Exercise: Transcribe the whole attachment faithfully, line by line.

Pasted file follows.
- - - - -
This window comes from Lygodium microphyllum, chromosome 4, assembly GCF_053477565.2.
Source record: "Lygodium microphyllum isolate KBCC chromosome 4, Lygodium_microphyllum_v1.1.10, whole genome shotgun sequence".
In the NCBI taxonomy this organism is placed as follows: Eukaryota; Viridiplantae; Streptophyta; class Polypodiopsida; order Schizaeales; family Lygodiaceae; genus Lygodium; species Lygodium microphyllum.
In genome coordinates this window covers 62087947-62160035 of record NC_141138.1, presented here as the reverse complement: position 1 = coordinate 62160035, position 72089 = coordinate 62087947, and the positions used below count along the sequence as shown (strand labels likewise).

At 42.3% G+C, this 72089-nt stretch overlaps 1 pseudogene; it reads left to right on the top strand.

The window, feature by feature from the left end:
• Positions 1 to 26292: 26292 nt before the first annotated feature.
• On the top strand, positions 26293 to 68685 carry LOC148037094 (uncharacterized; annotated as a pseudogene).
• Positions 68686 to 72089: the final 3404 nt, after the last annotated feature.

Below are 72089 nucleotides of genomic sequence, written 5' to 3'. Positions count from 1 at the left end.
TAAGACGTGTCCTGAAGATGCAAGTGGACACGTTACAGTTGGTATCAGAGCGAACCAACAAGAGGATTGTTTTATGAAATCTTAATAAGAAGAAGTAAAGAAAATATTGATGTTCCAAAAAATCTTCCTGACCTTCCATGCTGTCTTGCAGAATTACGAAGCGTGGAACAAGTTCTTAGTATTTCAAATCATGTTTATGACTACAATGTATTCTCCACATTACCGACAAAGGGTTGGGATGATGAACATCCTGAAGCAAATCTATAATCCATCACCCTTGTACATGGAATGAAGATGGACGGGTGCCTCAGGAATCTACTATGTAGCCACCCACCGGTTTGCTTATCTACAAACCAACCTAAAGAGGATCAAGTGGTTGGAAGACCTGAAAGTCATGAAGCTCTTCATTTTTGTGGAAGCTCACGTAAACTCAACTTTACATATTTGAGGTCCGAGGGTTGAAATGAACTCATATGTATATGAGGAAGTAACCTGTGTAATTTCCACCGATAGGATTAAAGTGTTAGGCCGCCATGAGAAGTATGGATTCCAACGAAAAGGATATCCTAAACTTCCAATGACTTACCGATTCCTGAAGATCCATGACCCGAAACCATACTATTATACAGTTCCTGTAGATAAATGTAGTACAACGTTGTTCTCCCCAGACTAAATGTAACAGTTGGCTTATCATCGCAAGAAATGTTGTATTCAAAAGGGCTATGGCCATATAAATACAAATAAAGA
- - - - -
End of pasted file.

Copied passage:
This window comes from Lygodium microphyllum, chromosome 4, assembly GCF_053477565.2.
Source record: "Lygodium microphyllum isolate KBCC chromosome 4, Lygodium_microphyllum_v1.1.10, whole genome shotgun sequence".
In the NCBI taxonomy this organism is placed as follows: Eukaryota; Viridiplantae; Streptophyta; class Polypodiopsida; order Schizaeales; family Lygodiaceae; genus Lygodium; species Lygodium microphyllum.
In genome coordinates this window covers 62087947-62160035 of record NC_141138.1, presented here as the reverse complement: position 1 = coordinate 62160035, position 72089 = coordinate 62087947, and the positions used below count along the sequence as shown (strand labels likewise).

At 42.3% G+C, this 72089-nt stretch overlaps 1 pseudogene; it reads left to right on the top strand.

The window, feature by feature from the left end:
• Positions 1 to 26292: 26292 nt before the first annotated feature.
• On the top strand, positions 26293 to 68685 carry LOC148037094 (uncharacterized; annotated as a pseudogene).
• Positions 68686 to 72089: the final 3404 nt, after the last annotated feature.

Below are 72089 nucleotides of genomic sequence, written 5' to 3'. Positions count from 1 at the left end.
TAAGACGTGTCCTGAAGATGCAAGTGGACACGTTACAGTTGGTATCAGAGCGAACCAACAAGAGGATTGTTTTATGAAATCTTAATAAGAAGAAGTAAAGAAAATATTGATGTTCCAAAAAATCTTCCTGACCTTCCATGCTGTCTTGCAGAATTACGAAGCGTGGAACAAGTTCTTAGTATTTCAAATCATGTTTATGACTACAATGTATTCTCCACATTACCGACAAAGGGTTGGGATGATGAACATCCTGAAGCAAATCTATAATCCATCACCCTTGTACATGGAATGAAGATGGACGGGTGCCTCAGGAATCTACTATGTAGCCACCCACCGGTTTGCTTATCTACAAACCAACCTAAAGAGGATCAAGTGGTTGGAAGACCTGAAAGTCATGAAGCTCTTCATTTTTGTGGAAGCTCACGTAAACTCAACTTTACATATTTGAGGTCCGAGGGTTGAAATGAACTCATATGTATATGAGGAAGTAACCTGTGTAATTTCCACCGATAGGATTAAAGTGTTAGGCCGCCATGAGAAGTATGGATTCCAACGAAAAGGATATCCTAAACTTCCAATGACTTACCGATTCCTGAAGATCCATGACCCGAAACCATACTATTATACAGTTCCTGTAGATAAATGTAGTACAACGTTGTTCTCCCCAGACTAAATGTAACAGTTGGCTTATCATCGCAAGAAATGTTGTATTCAAAAGGGCTATGGCCATATAAATACAAATAAAGA